A GUERRILLA war in Iraq will continue for months unless the allies get a grip on security and restore electricity supplies, a renowned international peace expert from Huddersfield has claimed.
Prof Paul Rogers, of Kirkburton, who lectures in peace studies at Bradford University, also believes that the USA will never find hard evidence of weapons of mass destruction in Iraq, which was the main reason they waged war on Saddam Hussain.
Prof Rogers said: "The Iraqi people were, by and large, glad to see the back of Saddam Hussein's regime, but they are frustrated that the US has failed to get the electricity working and the economy is still in disarray.
"They expected things to be better quicker. The Americans expected to be welcomed as liberators, but instead are seen as occupiers.
"The signs are that unless they can get to grips with the security they are going to face low level guerrilla war that may go on for many months."
Prof Rogers said the USA went to war with Iraq in the teeth of strong opposition.
He added: "Its hope was that Iraq would move rapidly into a period of stability, wartime opposition would recede and other states would help on a large scale with maintaining security.
"That has simply not happened and a bitter insurgency is still developing."
He added: "Poland, Britain and others may help out to a limited extent, but the US is essentially on its own and will reap the political as well as the military consequences of the war."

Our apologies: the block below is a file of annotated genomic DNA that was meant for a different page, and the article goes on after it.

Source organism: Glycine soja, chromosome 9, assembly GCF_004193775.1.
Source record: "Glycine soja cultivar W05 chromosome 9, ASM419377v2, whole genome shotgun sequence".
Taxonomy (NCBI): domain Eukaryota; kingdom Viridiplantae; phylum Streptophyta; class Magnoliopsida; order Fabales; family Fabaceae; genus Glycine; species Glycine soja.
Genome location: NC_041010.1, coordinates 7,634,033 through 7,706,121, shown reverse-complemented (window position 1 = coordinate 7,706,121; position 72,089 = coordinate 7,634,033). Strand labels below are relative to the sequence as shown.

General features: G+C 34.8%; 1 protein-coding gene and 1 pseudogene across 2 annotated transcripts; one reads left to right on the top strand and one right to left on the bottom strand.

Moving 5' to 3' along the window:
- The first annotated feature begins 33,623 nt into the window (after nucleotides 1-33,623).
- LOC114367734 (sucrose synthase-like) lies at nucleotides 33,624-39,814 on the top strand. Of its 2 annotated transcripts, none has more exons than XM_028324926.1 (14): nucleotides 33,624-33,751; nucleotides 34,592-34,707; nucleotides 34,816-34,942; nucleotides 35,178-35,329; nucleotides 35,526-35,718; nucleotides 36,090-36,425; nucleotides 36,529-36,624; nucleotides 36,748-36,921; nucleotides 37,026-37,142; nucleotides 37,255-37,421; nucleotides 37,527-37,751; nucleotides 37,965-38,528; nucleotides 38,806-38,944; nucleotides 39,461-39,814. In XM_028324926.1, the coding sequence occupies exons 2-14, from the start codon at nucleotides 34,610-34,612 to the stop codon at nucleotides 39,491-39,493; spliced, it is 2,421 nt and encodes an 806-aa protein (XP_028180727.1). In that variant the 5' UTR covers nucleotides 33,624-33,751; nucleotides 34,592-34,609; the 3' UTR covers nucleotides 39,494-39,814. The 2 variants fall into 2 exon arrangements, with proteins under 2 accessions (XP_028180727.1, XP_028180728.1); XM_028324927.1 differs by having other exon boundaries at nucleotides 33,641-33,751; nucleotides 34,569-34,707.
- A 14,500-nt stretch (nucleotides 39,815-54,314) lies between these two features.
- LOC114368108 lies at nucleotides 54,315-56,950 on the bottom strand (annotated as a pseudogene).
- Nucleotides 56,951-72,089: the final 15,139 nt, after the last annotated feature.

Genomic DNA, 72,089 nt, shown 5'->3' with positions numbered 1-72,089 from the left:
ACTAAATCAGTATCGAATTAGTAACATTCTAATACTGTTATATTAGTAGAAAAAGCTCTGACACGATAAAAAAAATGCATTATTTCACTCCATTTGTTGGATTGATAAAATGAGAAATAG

Prof Rogers revealed he felt the allies had gone to war with Iraq because of its vast reserves of oil.
He said: "The key thing about Iraq is that it is an incredibly important part of the world.
"There is so much oil there that the US would not have unseated Saddam Hussein otherwise.
"There are other very nasty regimes around the world, some backed by Western governments.
"Iraq was in the wrong place and has so much oil it is really quite a prize."
Prof Rogers said there was a lot of information about Iraq from the United Nations.
He said there may have been a suspicion that the regime was developing chemical and biological weapons.
Weapons inspectors conducted intensive inspections of Iraq last winter and had not come up with any evidence of weapons programmes.
Immediately after the war with Iraq, further intensive searches were made at key sites which found nothing.
"It is unlikely that something will be found," he added.
"There may be small indications, but it is extremely unlikely that they will get the proof that weapons were ready to be launched within 45 minutes."
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